Having worked in the education sector for his entire career to date, it’s no surprise to learn that Michael Allen is relishing the next high point, when he becomes principal of Lisneal College in September.
In fact, he’s so looking forward to the post he admits that he’ll most likely spend most of the summer holidays in the school.
He said, “Officially I don’t start until September but there’s a lot to get organised and as a result I know I’ll be in for most of the eight weeks ‘off’.
“I’ve lived in the city my whole life and watched the school amalgamate when Faughan Valley and Clondermot came together.
“There’s always been something about Lisneal for me, that I’ve always thought about taking on a Principal post here so when the position came up earlier this year I grabbed the opportunity.
“There is so much potential at Lisneal, with both the staff and the pupils.
“I’m genuinely looking forward to getting to know everyone - that may take some time as there are 650 pupils and around 45 staff, but I can’t wait to get started.
“How could I not be?”
This passion for the role is clearly evident and is a clear indicator of what the staff and pupils there can expect come September.
Of course, the school has gone through some transformation in recent years, after a school inspection in 2011 reported that the ‘quality of education provided by the school remains inadequate’.
A follow-up inspection showed significant improvements but it’s something Michael is aware of.
“That’s in the past and the current principal David Funston, along with the team here, ably assisted by the Vice-Principal Susan Wilson, rallied and have made significant progress year on year.
“It’s my job to build on that.”
The conversation turns to the pros and cons of the grammar and non-selective school system.
Michael is very clear, “There’s a belief here that the grammar schools are superior, but I believe that a non-selective school has to work harder, we have a greater mix of children with different needs and talent.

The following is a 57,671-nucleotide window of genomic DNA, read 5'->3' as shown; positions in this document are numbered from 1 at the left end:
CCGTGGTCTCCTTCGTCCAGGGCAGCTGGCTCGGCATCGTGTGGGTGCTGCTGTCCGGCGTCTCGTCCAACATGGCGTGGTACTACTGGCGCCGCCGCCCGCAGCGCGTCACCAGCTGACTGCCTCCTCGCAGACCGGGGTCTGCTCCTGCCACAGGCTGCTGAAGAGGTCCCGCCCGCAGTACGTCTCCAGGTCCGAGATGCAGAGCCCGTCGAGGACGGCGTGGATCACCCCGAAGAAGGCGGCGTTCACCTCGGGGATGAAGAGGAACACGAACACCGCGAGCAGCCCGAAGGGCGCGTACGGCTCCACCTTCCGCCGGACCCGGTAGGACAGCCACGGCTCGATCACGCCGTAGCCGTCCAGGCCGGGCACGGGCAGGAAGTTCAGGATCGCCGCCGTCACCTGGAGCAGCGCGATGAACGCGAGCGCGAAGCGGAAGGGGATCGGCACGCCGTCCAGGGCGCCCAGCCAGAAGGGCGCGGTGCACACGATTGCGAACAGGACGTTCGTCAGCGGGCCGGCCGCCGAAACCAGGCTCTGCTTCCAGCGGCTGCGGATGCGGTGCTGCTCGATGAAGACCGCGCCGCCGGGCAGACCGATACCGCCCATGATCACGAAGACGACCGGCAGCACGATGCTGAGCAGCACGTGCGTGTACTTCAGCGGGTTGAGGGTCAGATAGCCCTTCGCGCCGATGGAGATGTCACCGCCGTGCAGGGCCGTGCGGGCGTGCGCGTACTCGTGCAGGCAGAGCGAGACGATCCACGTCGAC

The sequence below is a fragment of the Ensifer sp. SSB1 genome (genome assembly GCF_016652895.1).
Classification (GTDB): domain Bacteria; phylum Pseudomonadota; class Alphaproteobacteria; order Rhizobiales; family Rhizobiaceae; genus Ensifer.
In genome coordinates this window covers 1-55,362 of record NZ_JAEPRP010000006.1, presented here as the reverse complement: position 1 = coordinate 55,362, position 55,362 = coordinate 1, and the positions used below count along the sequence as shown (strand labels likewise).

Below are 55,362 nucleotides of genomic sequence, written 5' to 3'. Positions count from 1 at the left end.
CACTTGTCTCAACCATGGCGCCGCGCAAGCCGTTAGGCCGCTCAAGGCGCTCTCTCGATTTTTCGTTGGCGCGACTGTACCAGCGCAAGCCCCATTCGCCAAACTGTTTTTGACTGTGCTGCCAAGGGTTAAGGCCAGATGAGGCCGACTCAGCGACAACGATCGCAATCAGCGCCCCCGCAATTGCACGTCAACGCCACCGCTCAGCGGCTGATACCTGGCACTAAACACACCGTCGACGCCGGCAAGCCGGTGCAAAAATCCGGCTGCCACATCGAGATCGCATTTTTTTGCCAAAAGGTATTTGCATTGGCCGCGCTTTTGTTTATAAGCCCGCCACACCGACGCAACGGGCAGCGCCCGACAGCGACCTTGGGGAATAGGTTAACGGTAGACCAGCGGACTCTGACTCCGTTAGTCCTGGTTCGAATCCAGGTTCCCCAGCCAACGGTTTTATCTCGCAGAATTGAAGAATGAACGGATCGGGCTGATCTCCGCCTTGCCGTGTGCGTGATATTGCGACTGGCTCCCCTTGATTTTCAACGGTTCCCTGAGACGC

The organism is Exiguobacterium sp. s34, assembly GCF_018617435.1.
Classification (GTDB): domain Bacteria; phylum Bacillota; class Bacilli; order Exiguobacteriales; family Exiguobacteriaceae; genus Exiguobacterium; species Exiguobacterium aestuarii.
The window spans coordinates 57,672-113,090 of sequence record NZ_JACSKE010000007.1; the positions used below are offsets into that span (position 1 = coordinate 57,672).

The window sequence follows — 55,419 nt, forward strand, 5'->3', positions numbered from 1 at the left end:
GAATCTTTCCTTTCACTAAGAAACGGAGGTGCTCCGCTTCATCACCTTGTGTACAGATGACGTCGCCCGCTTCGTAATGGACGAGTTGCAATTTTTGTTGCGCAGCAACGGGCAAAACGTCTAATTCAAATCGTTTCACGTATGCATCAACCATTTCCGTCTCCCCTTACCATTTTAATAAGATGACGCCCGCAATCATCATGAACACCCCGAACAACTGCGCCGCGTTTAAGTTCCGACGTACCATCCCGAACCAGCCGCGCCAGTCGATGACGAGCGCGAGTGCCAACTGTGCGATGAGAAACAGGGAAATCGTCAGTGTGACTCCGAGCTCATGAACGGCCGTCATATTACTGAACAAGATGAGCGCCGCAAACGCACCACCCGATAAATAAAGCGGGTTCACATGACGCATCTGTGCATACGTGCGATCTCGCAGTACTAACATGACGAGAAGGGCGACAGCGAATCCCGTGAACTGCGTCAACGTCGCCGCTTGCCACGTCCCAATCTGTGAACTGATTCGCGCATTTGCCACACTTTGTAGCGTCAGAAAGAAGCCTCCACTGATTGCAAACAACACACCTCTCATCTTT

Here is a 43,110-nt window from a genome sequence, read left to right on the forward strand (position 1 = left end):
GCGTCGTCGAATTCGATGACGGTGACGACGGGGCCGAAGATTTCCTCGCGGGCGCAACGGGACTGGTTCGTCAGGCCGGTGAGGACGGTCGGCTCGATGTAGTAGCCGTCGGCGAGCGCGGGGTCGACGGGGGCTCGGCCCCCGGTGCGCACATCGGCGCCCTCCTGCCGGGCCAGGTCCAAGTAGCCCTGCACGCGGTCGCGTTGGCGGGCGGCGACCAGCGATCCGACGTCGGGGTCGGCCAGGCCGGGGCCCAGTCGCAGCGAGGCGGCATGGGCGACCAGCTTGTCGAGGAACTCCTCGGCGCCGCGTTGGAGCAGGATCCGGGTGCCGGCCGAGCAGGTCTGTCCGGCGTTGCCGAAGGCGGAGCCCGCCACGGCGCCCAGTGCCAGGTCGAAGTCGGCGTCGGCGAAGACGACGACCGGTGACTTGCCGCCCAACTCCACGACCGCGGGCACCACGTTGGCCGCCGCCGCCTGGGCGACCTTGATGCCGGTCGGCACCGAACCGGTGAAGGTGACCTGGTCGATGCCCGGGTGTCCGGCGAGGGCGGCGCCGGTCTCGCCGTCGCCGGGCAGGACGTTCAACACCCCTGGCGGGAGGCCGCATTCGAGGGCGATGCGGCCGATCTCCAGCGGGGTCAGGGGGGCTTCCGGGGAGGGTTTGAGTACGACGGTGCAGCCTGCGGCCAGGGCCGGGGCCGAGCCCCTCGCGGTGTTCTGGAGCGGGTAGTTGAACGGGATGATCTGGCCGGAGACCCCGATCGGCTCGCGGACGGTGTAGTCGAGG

“We also have greater opportunity to tailor the curriculum to suit the needs and abilities of the pupils.
“The approach is more pastoral and there are opportunities for pupils to take both the academic or vocational route for their career progression.”
Lisneal is also one of a growing number of non-selective schools which is providing sixth form provision.
“There are now 150 pupils across two years at Lisneal, taking A-levels and AS-levels, and that’s something I’ll be looking to develop further.”
Additionally Michael has been impressed by the special needs provision at the school.
“The provision for children with additional needs at Lisneal is superb, and we have the ability to cater for pupils with a wide range of abilities. I’m very much looking forward to learning from the staff here in that regard.”
Michael is coming to the post from Limavady High School where he is currently Vice-Principal.
“I’ve worked there for over 12 years and I am very fond of the school. I started as a teacher of Technology and Design and English, before working my way up the ladder.”
Posts at Limavady High have included Head of Year, Head of Learning for Life and Work, Senior Teacher in charge of Curriculum and Timetable and finally Vice-Principal.
His career started when he left Foyle and Londonderry College to attend Stranmillis.
“I was at university for four years and for five weeks every year I spent time teaching at various schools in Northern Ireland.
“It was this hands on approach that appealed to me.
“I soon discovered that I was quite good at building a relationship with the pupils, which I think is the most important part of a teaching role.
“After graduating I spent six years at Castlederg High School which was a great grounding. There’s no better way to be a teacher than to actually do it.
“When I started the GCSE results for Technology and Design was low but by the time I left they had a 100% pass rate.”
Before the role starts at Lisneal officially, Michael is planning some time out, even if it’s not for long.
“I’m going to Legoland with my wife Jacqueline and youngest son William for a few days, but that’s it. This summer will mainly be about getting ready to start properly in September.”
Yet, when he is getting some ‘me time’ you will find Michael on his bike.
“I’m a member of the Foyle Cycling Club. It’s a great hobby to help clear your head and they are a great bunch of cyclists. It’s something I do to keep fit and relax too.”
Come September there will be plenty to occupy Michael’s mind, but there’s no question that he’s ready for the post, and the challenges ahead.